In undertaking this inquiry, a court must view the facts and the reasonable inferences drawn therefrom “in the light most favorable to the party opposing the motion.” Matsushita Elec. Indus. Co. Ltd. v. Zenith Radio Corp., 475 U.S. 574, 587 (1986) (quoting United States v. Diebold, Inc., 369 U.S. 654, 655 (1962)); see also EEOC v. Navy Fed. Credit Union, 424 F.3d 397, 405 (4th Cir. 2005). The mere existence of a “scintilla” of evidence in support of the nonmoving party’s case is not sufficient to preclude an order granting summary judgment. See Liberty Lobby, 477 U.S. at 252. Even where, as here, the nonmoving party fails to respond, the requested relief is not automatically granted. See Fed.R.Civ.P. 56(e). Rather, the court must “review the motion, even if unopposed, and determine from what it has before it whether the moving party is entitled to summary judgment as a matter of law.” Custer v. Pan Am. Life Ins. Co., 12 F.3d 410, 416 (4th Cir. 1993).

         III. Analysis

         At the motion to dismiss stage, Defendant’s calculations of overpayment and the amount by which it was seeking to reduce Plaintiff’s benefits was unclear. Furthermore, a letter Defendant sent to Plaintiff on December 18, 2014, contained errors and miscalculations. (See ECF No. 12, at 7-9). Defendant now admits that the letter the court considered at the motion to dismiss stage contained errors, but avers that it subsequently sent corrected letters to Plaintiff and has not improperly withheld any benefits. (ECF No. 14-1, at 14-18). In support of its assertions, Defendant attaches the corrected letters it sent to Plaintiff. (See ECF Nos. 14-4; 14-6). Moreover, because the full amount of Plaintiff’s SSDI benefits was not clear at the motion to dismiss stage, Defendant attaches additional documentation showing the full amount of SSDI benefits Plaintiff is receiving. (See ECF No. 14-3).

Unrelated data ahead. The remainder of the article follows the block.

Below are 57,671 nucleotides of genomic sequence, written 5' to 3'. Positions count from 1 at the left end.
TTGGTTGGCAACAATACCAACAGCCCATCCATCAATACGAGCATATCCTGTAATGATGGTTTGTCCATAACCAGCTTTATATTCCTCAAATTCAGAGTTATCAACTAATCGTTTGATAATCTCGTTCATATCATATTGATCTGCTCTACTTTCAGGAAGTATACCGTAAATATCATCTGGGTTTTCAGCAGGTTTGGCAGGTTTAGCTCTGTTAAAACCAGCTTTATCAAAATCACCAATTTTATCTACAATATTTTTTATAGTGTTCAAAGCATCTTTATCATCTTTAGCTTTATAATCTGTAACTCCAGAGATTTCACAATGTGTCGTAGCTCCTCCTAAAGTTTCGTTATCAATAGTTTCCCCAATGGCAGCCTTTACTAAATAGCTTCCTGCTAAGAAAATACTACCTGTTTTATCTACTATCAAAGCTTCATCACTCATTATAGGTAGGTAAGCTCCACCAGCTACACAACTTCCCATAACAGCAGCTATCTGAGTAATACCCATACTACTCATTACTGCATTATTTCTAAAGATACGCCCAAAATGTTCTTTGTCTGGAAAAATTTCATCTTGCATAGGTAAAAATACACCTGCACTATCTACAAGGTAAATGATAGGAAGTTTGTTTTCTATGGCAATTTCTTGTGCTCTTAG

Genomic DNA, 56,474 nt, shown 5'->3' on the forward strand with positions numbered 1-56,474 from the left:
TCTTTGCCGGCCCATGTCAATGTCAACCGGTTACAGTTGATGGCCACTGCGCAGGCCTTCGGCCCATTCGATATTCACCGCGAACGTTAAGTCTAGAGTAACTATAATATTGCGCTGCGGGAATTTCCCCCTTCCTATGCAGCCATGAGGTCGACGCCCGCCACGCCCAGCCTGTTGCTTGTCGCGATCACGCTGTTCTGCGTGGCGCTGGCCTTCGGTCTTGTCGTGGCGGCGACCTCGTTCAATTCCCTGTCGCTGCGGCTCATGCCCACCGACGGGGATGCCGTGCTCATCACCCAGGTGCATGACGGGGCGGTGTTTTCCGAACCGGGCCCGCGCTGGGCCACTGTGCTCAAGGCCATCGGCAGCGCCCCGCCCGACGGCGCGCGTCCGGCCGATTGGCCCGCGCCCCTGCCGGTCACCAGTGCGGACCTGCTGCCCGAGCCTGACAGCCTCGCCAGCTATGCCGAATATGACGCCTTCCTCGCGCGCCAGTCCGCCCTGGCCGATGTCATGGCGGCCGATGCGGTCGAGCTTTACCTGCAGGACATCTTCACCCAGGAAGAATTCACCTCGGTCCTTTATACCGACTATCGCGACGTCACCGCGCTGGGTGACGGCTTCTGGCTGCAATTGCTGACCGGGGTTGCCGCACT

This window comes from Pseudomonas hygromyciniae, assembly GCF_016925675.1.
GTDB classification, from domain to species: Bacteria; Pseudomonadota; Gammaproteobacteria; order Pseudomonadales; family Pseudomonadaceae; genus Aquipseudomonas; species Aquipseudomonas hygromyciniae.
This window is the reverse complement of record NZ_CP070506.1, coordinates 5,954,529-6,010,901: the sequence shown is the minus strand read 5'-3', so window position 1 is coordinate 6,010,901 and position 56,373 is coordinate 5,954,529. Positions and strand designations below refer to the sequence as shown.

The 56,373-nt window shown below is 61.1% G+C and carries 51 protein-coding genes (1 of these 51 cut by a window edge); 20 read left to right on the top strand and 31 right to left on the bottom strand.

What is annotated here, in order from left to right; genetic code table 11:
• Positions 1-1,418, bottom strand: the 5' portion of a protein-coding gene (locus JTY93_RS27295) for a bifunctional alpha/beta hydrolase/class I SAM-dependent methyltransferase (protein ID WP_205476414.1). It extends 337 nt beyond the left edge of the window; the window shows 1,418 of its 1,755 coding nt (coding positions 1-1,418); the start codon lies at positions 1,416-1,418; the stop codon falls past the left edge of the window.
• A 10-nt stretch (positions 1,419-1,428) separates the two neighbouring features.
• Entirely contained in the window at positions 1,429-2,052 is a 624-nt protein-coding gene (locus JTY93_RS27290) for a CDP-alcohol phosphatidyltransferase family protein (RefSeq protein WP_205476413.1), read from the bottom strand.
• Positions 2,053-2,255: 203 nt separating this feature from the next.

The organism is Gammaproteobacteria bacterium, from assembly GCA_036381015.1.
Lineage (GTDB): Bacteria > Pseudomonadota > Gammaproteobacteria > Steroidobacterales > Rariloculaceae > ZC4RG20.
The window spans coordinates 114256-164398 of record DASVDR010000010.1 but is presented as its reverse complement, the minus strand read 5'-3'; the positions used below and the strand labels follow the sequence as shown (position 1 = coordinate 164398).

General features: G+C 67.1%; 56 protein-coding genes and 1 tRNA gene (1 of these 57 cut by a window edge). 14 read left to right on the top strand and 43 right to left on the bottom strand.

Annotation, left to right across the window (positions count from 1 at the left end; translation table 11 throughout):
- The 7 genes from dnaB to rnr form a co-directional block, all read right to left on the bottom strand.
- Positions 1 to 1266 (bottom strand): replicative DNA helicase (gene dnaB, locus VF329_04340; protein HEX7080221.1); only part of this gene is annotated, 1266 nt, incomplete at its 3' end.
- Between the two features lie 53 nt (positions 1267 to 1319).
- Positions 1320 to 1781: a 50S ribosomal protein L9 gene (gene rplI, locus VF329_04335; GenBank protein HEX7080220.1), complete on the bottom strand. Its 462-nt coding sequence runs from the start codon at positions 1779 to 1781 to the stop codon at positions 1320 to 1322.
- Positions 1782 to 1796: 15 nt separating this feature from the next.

The two revised letters Defendant attaches to its motion for summary judgment correct the errors in the initial letter and indicate that Defendant correctly determined the amount of overpayment. (See ECF Nos. 14-4; 14-6). Defendant clearly articulates how it calculated the amount by which Plaintiff was overpaid in the letters and its memorandum supporting its motion. Plaintiff received $2, 397.00 in monthly primary SSDI benefits starting in August 2013, and that amount increased to $2, 497.00 in January 2014. (See ECF No. 14-1, at 5). Plaintiff also received $1, 230.00 per month in family SSDI benefits, an amount which was undisclosed and unaccounted for at the motion to dismiss stage. (See id.). “The clear, unambiguous language of each Plan mandates that Defendant reduce Plaintiff’s benefit by the amount he receives in SSDI.” (ECF No. 12, at 7).

         Under the MWAA plan, Plaintiff received $3, 489.20 each month. (ECF No. 14-4, at 2). By its terms, $100.00 per month is the minimum monthly benefit one can receive under the MWAA plan. (See ECF No. 14-1, at 7). Defendant calculated that Plaintiff was entitled to only this minimum amount because the SSDI offset was greater than the amount of benefits Plaintiff was receiving under the MWAA plan. (See id.). After accounting for credits owed Plaintiff, Plaintiff was overpaid under the MWAA plan by $44, 809.93 and is entitled to a $100.00 monthly payment once the overpayment is recovered. (ECF No. 14-4, at 3).

         Plaintiff was receiving $3, 411.44 per month under the Kaiser Permanente plan. (ECF No. 14-6, at 4). Under this plan, Plaintiff is entitled to 70% of his pre-disability earnings minus offsetting income, such as SSDI benefits. (See ECF No. 14-1, at 8). Plaintiff’s pre-disability monthly income was $5, 685.73. (ECF No. 14-7, at 4). Thus, under the Kaiser Permanente plan, Plaintiff is owed $3, 980.01 minus the amount of SSDI benefits he received each month. (See ECF No. 14-1, at 8). Accordingly, after accounting ...


Buy This Entire Record For $7.95

Download the entire decision to receive the complete text, official citation,
docket number, dissents and concurrences, and footnotes for this case.

Learn more about what you receive with purchase of this case.